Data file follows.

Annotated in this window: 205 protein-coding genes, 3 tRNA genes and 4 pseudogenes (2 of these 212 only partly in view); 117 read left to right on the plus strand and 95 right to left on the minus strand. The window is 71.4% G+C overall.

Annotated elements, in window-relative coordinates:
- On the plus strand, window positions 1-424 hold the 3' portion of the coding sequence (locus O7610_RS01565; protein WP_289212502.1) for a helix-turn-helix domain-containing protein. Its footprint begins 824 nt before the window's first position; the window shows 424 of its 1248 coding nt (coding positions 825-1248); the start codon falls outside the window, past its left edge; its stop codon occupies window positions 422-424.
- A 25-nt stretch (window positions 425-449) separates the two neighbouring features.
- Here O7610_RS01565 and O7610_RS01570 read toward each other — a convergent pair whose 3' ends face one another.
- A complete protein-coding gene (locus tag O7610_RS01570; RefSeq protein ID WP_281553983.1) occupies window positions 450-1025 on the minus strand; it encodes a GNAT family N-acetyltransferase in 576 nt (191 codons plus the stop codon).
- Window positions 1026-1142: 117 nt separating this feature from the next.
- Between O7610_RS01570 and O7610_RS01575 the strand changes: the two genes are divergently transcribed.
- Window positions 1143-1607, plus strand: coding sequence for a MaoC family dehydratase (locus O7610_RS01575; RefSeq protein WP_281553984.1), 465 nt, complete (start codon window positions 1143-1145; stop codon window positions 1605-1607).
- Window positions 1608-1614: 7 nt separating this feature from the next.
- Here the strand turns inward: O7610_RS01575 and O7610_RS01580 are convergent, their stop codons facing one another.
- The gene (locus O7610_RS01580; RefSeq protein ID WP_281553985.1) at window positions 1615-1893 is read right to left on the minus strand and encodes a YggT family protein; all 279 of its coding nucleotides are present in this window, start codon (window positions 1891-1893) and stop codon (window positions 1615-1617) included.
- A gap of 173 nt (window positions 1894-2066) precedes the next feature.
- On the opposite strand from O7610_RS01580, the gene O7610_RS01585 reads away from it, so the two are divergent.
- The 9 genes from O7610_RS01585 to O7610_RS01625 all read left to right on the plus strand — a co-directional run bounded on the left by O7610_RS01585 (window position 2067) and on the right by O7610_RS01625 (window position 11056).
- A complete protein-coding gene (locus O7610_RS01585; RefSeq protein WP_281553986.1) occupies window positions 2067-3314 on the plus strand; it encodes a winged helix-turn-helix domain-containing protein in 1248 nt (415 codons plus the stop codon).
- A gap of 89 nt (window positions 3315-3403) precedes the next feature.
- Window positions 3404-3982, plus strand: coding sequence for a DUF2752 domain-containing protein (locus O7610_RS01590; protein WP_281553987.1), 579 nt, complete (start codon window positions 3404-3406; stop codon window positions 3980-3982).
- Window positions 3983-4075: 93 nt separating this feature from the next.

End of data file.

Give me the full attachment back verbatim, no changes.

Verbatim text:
Annotated in this window: 205 protein-coding genes, 3 tRNA genes and 4 pseudogenes (2 of these 212 only partly in view); 117 read left to right on the plus strand and 95 right to left on the minus strand. The window is 71.4% G+C overall.

Annotated elements, in window-relative coordinates:
- On the plus strand, window positions 1-424 hold the 3' portion of the coding sequence (locus O7610_RS01565; protein WP_289212502.1) for a helix-turn-helix domain-containing protein. Its footprint begins 824 nt before the window's first position; the window shows 424 of its 1248 coding nt (coding positions 825-1248); the start codon falls outside the window, past its left edge; its stop codon occupies window positions 422-424.
- A 25-nt stretch (window positions 425-449) separates the two neighbouring features.
- Here O7610_RS01565 and O7610_RS01570 read toward each other — a convergent pair whose 3' ends face one another.
- A complete protein-coding gene (locus tag O7610_RS01570; RefSeq protein ID WP_281553983.1) occupies window positions 450-1025 on the minus strand; it encodes a GNAT family N-acetyltransferase in 576 nt (191 codons plus the stop codon).
- Window positions 1026-1142: 117 nt separating this feature from the next.
- Between O7610_RS01570 and O7610_RS01575 the strand changes: the two genes are divergently transcribed.
- Window positions 1143-1607, plus strand: coding sequence for a MaoC family dehydratase (locus O7610_RS01575; RefSeq protein WP_281553984.1), 465 nt, complete (start codon window positions 1143-1145; stop codon window positions 1605-1607).
- Window positions 1608-1614: 7 nt separating this feature from the next.
- Here the strand turns inward: O7610_RS01575 and O7610_RS01580 are convergent, their stop codons facing one another.
- The gene (locus O7610_RS01580; RefSeq protein ID WP_281553985.1) at window positions 1615-1893 is read right to left on the minus strand and encodes a YggT family protein; all 279 of its coding nucleotides are present in this window, start codon (window positions 1891-1893) and stop codon (window positions 1615-1617) included.
- A gap of 173 nt (window positions 1894-2066) precedes the next feature.
- On the opposite strand from O7610_RS01580, the gene O7610_RS01585 reads away from it, so the two are divergent.
- The 9 genes from O7610_RS01585 to O7610_RS01625 all read left to right on the plus strand — a co-directional run bounded on the left by O7610_RS01585 (window position 2067) and on the right by O7610_RS01625 (window position 11056).
- A complete protein-coding gene (locus O7610_RS01585; RefSeq protein WP_281553986.1) occupies window positions 2067-3314 on the plus strand; it encodes a winged helix-turn-helix domain-containing protein in 1248 nt (415 codons plus the stop codon).
- A gap of 89 nt (window positions 3315-3403) precedes the next feature.
- Window positions 3404-3982, plus strand: coding sequence for a DUF2752 domain-containing protein (locus O7610_RS01590; protein WP_281553987.1), 579 nt, complete (start codon window positions 3404-3406; stop codon window positions 3980-3982).
- Window positions 3983-4075: 93 nt separating this feature from the next.